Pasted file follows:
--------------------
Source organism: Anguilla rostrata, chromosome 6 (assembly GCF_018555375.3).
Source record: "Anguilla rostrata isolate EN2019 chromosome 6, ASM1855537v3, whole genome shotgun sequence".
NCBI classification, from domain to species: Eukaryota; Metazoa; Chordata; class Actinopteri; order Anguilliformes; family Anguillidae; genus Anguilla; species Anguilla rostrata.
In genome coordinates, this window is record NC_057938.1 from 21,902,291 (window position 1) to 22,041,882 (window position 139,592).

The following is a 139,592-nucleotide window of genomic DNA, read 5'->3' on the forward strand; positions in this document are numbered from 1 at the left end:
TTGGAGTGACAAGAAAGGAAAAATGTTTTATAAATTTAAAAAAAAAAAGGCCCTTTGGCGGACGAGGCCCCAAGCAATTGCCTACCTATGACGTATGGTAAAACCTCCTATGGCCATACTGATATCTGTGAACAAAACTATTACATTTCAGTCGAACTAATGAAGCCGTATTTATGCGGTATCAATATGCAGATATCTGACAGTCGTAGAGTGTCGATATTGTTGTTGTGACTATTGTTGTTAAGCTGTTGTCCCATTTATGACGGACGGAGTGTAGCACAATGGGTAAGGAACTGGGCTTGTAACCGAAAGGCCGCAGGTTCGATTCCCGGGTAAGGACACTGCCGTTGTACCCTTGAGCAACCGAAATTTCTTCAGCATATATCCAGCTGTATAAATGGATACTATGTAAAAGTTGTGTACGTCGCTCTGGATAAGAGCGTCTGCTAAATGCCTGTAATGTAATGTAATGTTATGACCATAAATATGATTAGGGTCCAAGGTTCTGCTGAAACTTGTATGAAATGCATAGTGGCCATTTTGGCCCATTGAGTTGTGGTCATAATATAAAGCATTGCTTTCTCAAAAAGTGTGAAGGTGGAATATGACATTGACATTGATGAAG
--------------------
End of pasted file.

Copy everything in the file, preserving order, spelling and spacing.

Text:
Source organism: Anguilla rostrata, chromosome 6 (assembly GCF_018555375.3).
Source record: "Anguilla rostrata isolate EN2019 chromosome 6, ASM1855537v3, whole genome shotgun sequence".
NCBI classification, from domain to species: Eukaryota; Metazoa; Chordata; class Actinopteri; order Anguilliformes; family Anguillidae; genus Anguilla; species Anguilla rostrata.
In genome coordinates, this window is record NC_057938.1 from 21,902,291 (window position 1) to 22,041,882 (window position 139,592).

The following is a 139,592-nucleotide window of genomic DNA, read 5'->3' on the forward strand; positions in this document are numbered from 1 at the left end:
TTGGAGTGACAAGAAAGGAAAAATGTTTTATAAATTTAAAAAAAAAAAGGCCCTTTGGCGGACGAGGCCCCAAGCAATTGCCTACCTATGACGTATGGTAAAACCTCCTATGGCCATACTGATATCTGTGAACAAAACTATTACATTTCAGTCGAACTAATGAAGCCGTATTTATGCGGTATCAATATGCAGATATCTGACAGTCGTAGAGTGTCGATATTGTTGTTGTGACTATTGTTGTTAAGCTGTTGTCCCATTTATGACGGACGGAGTGTAGCACAATGGGTAAGGAACTGGGCTTGTAACCGAAAGGCCGCAGGTTCGATTCCCGGGTAAGGACACTGCCGTTGTACCCTTGAGCAACCGAAATTTCTTCAGCATATATCCAGCTGTATAAATGGATACTATGTAAAAGTTGTGTACGTCGCTCTGGATAAGAGCGTCTGCTAAATGCCTGTAATGTAATGTAATGTTATGACCATAAATATGATTAGGGTCCAAGGTTCTGCTGAAACTTGTATGAAATGCATAGTGGCCATTTTGGCCCATTGAGTTGTGGTCATAATATAAAGCATTGCTTTCTCAAAAAGTGTGAAGGTGGAATATGACATTGACATTGATGAAG